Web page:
And holds a beauty incomparable to any other place in the world! Everglades National Park is the largest subtropical wilderness in the United States, boasts rare and endangered species. It is home to nearly 300 varieties of birds, 600 kinds of fish and more than 40 indigenous species of plants, the Everglades is a nature lover’s paradise. This national park is the 3rd largest in the lower 48 states, covering 2500 square miles! It has been designated a World Heritage Site, International Biosphere Reserve, and Wetland of International Importance, significant to all people of the world.
One-third of Everglades National Park is covered by water. Creating excellent fishing opportunities with just about every fish we target available.
If you are looking for a true escape from daily life, and a great time fishing, a backcountry fishing trip is right for you. Not only will a backcountry trip give you the chance to reel in a great catch, but it is also a wonderful opportunity to see the diverse wildlife of the Florida backcountry. You will be amazed at the views and a wide variety of birds you can spot on your backcountry fishing adventure.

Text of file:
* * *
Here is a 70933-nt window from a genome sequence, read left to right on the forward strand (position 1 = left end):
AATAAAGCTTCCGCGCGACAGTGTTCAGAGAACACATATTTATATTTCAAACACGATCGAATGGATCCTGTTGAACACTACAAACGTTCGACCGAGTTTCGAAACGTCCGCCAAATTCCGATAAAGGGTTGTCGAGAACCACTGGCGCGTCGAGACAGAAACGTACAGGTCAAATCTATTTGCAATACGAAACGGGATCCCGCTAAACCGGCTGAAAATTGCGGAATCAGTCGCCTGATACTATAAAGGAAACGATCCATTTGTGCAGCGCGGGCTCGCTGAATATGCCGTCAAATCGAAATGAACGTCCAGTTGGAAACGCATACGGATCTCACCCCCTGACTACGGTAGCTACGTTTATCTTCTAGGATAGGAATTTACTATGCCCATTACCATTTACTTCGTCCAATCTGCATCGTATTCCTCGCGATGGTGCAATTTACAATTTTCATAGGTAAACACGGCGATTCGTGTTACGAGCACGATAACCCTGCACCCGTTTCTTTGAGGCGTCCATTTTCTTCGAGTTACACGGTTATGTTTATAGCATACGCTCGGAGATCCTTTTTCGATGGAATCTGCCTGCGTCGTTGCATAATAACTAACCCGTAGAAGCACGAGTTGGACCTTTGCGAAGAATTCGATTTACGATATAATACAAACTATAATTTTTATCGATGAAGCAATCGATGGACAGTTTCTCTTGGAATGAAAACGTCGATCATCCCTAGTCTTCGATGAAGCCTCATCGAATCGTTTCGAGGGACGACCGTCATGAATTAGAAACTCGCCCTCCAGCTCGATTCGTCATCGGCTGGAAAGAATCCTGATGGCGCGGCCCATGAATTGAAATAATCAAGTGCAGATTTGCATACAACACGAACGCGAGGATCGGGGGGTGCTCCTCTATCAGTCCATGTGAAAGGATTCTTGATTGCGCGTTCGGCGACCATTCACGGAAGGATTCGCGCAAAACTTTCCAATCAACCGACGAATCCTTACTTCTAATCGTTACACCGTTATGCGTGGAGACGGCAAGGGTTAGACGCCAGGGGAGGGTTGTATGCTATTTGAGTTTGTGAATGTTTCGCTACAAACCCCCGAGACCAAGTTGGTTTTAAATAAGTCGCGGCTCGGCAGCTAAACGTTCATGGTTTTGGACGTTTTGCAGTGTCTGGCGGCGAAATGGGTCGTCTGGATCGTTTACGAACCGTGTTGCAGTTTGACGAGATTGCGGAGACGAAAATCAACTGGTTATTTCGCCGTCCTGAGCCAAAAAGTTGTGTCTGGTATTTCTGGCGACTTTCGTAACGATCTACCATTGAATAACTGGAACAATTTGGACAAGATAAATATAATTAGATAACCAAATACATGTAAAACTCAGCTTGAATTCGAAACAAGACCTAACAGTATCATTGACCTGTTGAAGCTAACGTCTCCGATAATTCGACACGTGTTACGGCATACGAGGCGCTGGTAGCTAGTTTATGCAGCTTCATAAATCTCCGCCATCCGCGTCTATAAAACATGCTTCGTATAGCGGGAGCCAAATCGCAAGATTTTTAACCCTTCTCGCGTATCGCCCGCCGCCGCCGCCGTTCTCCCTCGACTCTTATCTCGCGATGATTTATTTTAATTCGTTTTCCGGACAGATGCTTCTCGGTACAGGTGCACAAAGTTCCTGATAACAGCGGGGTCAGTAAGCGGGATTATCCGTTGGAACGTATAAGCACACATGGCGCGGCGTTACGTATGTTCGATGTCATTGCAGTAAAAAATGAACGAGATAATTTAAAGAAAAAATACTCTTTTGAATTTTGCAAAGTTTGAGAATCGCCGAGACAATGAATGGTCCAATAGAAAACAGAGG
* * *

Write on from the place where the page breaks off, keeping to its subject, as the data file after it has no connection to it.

A backcountry adventure is a true getaway as you leave inhabited areas for untouched mangrove shorelines. While the term backcountry fishing often encompasses any fishing with a backcountry guide, including flats fishing, Tampa bay is a true backcountry fishing experience visiting often inaccessible and untouched lands.
I cannot say enough about this place!
The islands of the Florida keys lie in the Florida Straits, dividing the Atlantic Ocean to the east from the Gulf of Mexico to the west, and creating Florida Bay.
Florida Bay is an inner-shelf lagoon: a shallow body of water situated along the southern-most tip of the Florida Peninsula. The Florida Bay consists of a combination of waters – saltwater steaming from the Gulf of Mexico is mixed with the everglades freshwater, creating an estuary that flows between and around several hundred mangrove-islands. Nestled between the Florida Keys and Florida’s mainland, Florida Bay has a plethora of interconnected basins and each basin, on average, is three feet deep. At its greatest depth, the Florida Bay is nine feet deep.
The majority of the Florida Bay is located within the confines of the Everglades National Park.
The shallow waters of the Florida Bay make for some incredible fishing opportunities.